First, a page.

The Atlantic Charter was a fraud because one of the two original parties never had any intention of observing the principles it proclaimed. Churchill's foreign policy consisted of three essential goals: 1) preserving the British Empire, 2) smashing the Axis (Nazi Germany, Fascist Italy, and Imperial Japan) in order to eliminate threats to the British Empire, and 3) preventing the spread of communism and Soviet domination of Eastern Europe. The preservation of the British Empire was carried out under the guise of defending democracy and a desperate strategy of turning the crumbling empire over to an expansionist US with Britain hanging on as a submissive junior partner. The defeated Axis powers were molded into post-war neo-fascist regimes as bulwarks against communism. Self government was permitted on condition of suppressing socialism and implementing subservient foreign policy. Full sovereign rights have yet to be granted to Germany and Japan after six decades of occupation. Disarmament has been all but forgotten.

Churchill's absolute silence policy
Throughout 1938-39, London refused to pledge that it would cease hostilities in the event of a coup in Germany to topple the Third Reich. When Roosevelt and Churchill met at Casablanca in January 1943, the president emerged from the meeting to tell the world that the US and Britain would accept nothing short of unconditional surrender. Churchill was surprised and later claimed that he had not been consulted but had to go along for the sake of the Atlantic Alliance. Churchill had in the back of his mind the use of Germans to resist post-war communist incursion into Europe, and was interested in preserving the Wehrmacht for that purpose. He knew that no Wehrmacht officer would support a coup against Hitler only to be invaded, occupied, and humiliated by the enemy. Better to stand by Nazi Germany, even if it meant following Hitler's madness toward total destruction, than to commit such dishonorable high treason. But Roosevelt left Churchill no room to maneuver.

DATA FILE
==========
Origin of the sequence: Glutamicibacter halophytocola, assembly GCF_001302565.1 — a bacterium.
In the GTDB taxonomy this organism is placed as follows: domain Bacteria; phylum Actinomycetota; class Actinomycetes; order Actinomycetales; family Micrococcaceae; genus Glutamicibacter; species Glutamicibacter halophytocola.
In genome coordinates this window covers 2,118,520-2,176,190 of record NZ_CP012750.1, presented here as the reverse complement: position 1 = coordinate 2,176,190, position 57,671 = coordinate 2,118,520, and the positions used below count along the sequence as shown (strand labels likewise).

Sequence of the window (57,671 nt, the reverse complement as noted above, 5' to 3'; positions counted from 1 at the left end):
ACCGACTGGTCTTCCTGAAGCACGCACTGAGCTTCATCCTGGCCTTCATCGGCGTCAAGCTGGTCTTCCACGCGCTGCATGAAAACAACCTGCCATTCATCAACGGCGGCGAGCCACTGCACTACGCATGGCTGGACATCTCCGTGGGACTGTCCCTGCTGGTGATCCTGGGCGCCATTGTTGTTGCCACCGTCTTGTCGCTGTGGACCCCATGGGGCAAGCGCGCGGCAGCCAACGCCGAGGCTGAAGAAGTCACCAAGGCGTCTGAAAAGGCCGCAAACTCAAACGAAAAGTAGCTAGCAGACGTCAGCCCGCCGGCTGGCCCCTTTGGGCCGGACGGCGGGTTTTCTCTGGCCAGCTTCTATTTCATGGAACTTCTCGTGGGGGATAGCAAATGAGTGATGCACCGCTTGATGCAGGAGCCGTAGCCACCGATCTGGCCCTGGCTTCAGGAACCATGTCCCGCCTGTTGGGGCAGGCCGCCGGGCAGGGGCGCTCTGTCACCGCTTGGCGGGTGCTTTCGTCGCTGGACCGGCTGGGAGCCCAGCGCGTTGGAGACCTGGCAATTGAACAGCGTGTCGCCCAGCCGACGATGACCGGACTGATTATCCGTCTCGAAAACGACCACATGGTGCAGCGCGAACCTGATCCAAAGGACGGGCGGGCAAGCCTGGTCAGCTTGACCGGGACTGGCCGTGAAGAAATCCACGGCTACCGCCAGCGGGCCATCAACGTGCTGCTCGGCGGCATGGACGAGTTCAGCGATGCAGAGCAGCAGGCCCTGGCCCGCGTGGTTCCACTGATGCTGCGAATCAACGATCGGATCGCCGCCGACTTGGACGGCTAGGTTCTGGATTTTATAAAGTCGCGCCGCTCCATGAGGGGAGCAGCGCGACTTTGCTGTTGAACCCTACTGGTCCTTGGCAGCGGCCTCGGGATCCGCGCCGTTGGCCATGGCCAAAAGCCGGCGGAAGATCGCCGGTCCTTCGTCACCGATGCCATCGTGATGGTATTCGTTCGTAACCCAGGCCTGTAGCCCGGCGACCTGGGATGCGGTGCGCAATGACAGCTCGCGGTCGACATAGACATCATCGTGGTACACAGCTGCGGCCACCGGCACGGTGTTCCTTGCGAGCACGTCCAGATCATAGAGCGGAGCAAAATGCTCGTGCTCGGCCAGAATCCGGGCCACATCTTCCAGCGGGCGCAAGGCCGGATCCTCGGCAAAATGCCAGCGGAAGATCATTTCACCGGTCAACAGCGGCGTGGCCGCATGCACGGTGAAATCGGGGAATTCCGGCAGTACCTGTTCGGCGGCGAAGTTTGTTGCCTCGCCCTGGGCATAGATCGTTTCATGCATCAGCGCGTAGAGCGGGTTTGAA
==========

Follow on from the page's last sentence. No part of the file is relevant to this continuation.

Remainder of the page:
Coming when it did in January 1943, the same month the German 6th Army surrendered at Stalingrad, the unconditional surrender proclamation prompted Ulrich von Hassel to conclude that the Allies had bailed out Hitler from his disaster at Stalingrad. Hassel was a conservative lawyer and career diplomat who served in Spain, Denmark, Yugoslavia, and finally as German ambassador to Italy from 1932 to 1938 when he was dismissed for opposing Germany's military alliance with fascist Italy. He opposed Hitler's foreign policy from the outset, predicting that it would lead Germany to war. During World War II, Hassel used his international contacts to arrange secret meetings with British and American officials, and hoped that a successful coup would translate into an honorable peace treaty with Britain and the US. He also worked closely with co-conspirators Dr Carl Goerdeler, who in 1937 resigned his post as mayor of Leipzig in protest over the removal of the statue of Jewish composer Felix Mendelssohn, finance minister Johannes Popitz who submitted his resignation over Hitler's persecution of Jews, and army chief-of-staff general Ludwig Beck who was the leader of the planned coup, to lay the foundations of the new Germany they hoped to build after a successful coup. Like Goerdeler, Hassel dreamed of uniting Europe into a family of nations under the principle of mutual respect and adherence to international law. He joined the inner circle of the conspiracy and became intimately involved in the political planning of the coup.